Inomax’s market exclusivity gets extended
CLINTON, N.J. — The Food and Drug Administration has extended by six months the market exclusivity of a lung disease drug for use in children.
Drug maker Ikaria said Wednesday that the FDA had extended pediatric exclusivity period for the drug Inomax (nitric oxide) from January 2013 to July 2013.
Ikaria said the extension was based on results of a clinical study of the drug in preterm infants with bronchopulmonary dysplasia, a serious condition that results from lung injury.
Report: Sharfstein to leave FDA
SILVER SPRING, Md. — Food and Drug Administration principal deputy commissioner Joshua Sharfstein will leave the agency to become head of the Maryland Department of Health and Mental Hygiene, according to published reports.
The Washington Post reported Wednesday that Sharfstein, the FDA’s top official after commissioner Margaret Hamburg, had received an invitation to head the state health department from Gov. Martin O’Malley.
Before assuming his position at the FDA, Sharfstein served as head of the Baltimore City Health Department.
It was in that capacity that Sharfstein filed a Citizen’s Petition to restrict the recommendation of pediatric cough-cold medicines to children older than age 6 years. More recently, Sharfstein stood alongside Council for Responsible Nutrition president and CEO Steve Mister and other supplement industry representatives in announcing a crack-down on those Internet companies distributing adulterated pharmaceutical products marketed as dietary supplements.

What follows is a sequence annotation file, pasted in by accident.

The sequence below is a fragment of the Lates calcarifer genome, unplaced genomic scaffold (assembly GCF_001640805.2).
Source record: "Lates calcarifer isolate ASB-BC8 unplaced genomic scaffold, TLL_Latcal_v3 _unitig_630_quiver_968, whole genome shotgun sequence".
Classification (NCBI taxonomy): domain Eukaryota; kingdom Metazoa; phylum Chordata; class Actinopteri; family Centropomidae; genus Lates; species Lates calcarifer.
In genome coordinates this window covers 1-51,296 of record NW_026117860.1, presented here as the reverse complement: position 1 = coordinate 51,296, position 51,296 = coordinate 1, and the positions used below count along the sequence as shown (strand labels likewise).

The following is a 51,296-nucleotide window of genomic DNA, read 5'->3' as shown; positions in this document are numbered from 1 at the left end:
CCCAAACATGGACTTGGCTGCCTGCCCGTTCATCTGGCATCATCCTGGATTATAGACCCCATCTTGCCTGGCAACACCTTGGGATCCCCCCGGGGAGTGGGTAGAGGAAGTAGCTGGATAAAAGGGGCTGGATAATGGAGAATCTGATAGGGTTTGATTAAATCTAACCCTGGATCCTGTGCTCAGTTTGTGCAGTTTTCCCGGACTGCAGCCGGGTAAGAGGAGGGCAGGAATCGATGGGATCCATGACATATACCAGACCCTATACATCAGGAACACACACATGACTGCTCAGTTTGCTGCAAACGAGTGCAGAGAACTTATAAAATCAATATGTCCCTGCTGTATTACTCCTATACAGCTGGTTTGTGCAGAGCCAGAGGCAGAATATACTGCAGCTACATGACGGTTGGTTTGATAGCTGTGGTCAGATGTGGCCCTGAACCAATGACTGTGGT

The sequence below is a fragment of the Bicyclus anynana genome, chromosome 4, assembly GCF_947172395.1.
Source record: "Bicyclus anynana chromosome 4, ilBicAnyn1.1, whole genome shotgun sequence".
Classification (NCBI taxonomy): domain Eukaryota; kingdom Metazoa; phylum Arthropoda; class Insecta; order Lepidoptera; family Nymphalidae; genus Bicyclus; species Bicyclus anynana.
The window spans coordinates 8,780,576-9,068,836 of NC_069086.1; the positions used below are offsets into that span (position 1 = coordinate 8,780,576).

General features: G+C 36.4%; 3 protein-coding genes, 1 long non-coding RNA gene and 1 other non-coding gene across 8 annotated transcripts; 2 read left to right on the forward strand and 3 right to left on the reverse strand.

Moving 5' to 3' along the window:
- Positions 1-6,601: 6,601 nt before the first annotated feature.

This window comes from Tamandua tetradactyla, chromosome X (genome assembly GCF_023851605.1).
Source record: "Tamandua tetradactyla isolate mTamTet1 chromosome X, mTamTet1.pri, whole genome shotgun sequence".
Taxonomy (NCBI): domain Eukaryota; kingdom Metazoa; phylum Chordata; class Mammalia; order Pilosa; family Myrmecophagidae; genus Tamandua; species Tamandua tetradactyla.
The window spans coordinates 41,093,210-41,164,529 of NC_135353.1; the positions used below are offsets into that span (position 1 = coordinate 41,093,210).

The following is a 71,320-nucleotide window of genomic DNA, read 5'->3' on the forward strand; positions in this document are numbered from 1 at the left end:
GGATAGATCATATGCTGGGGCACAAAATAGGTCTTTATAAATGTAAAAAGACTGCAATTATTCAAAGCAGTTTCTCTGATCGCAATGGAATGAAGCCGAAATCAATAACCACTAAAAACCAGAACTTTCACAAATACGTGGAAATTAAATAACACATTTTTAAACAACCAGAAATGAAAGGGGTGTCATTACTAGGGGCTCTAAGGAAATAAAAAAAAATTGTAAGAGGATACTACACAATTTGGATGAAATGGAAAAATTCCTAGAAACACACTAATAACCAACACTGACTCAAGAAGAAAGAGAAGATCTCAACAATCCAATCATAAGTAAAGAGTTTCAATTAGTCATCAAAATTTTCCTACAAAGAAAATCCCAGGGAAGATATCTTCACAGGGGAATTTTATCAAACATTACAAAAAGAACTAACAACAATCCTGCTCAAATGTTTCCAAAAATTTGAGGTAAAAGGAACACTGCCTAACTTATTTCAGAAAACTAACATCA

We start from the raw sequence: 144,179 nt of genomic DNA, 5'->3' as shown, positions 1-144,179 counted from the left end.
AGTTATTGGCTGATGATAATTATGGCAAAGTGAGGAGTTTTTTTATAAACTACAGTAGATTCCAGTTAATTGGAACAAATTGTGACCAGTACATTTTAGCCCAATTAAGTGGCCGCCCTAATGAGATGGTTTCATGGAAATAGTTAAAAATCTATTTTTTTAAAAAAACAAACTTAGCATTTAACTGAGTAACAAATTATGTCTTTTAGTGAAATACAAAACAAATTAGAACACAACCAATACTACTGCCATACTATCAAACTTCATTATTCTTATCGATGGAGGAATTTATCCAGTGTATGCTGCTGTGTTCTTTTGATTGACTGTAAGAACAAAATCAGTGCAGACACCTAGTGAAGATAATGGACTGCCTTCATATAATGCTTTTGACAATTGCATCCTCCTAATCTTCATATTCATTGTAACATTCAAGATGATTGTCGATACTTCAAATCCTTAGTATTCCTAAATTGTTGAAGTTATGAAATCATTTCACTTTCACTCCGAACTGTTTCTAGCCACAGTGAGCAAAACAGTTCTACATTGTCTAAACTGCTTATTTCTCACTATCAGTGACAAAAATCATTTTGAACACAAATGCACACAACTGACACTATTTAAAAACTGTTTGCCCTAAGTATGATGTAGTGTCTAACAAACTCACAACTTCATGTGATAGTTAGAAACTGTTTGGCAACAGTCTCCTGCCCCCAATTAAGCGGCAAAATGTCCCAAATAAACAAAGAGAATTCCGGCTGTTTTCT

FDA to require ‘substantially equivalent’ reviews of new tobacco products
SILVER SPRING, Md. — Certain tobacco products introduced to the market or changed after Feb. 15, 2007, are subject to enhanced scrutiny by the Food and Drug Administration, the agency said Wednesday.
The FDA said it would require the companies making the products — ranging from roll-your-own tobacco to smokeless tobacco products — to prove they are “substantially equivalent” to those on the market on or before that date in order to keep them on the market — meaning they must be the same in terms of ingredients, design, composition, heating source and other characteristics. The new policy was adopted under the FDA’s authority to regulate tobacco products, mandated by the Family Smoking Prevention and Tobacco Control Act of 2009.
“This specific part of the law is meant to ensure that new tobacco products are evaluated by the FDA before they are cleared to enter the marketplace,” FDA Center for Tobacco Products director Lawrence Deyton said. “The law requires [the] FDA to carefully examine the impact those products may have on the public health.”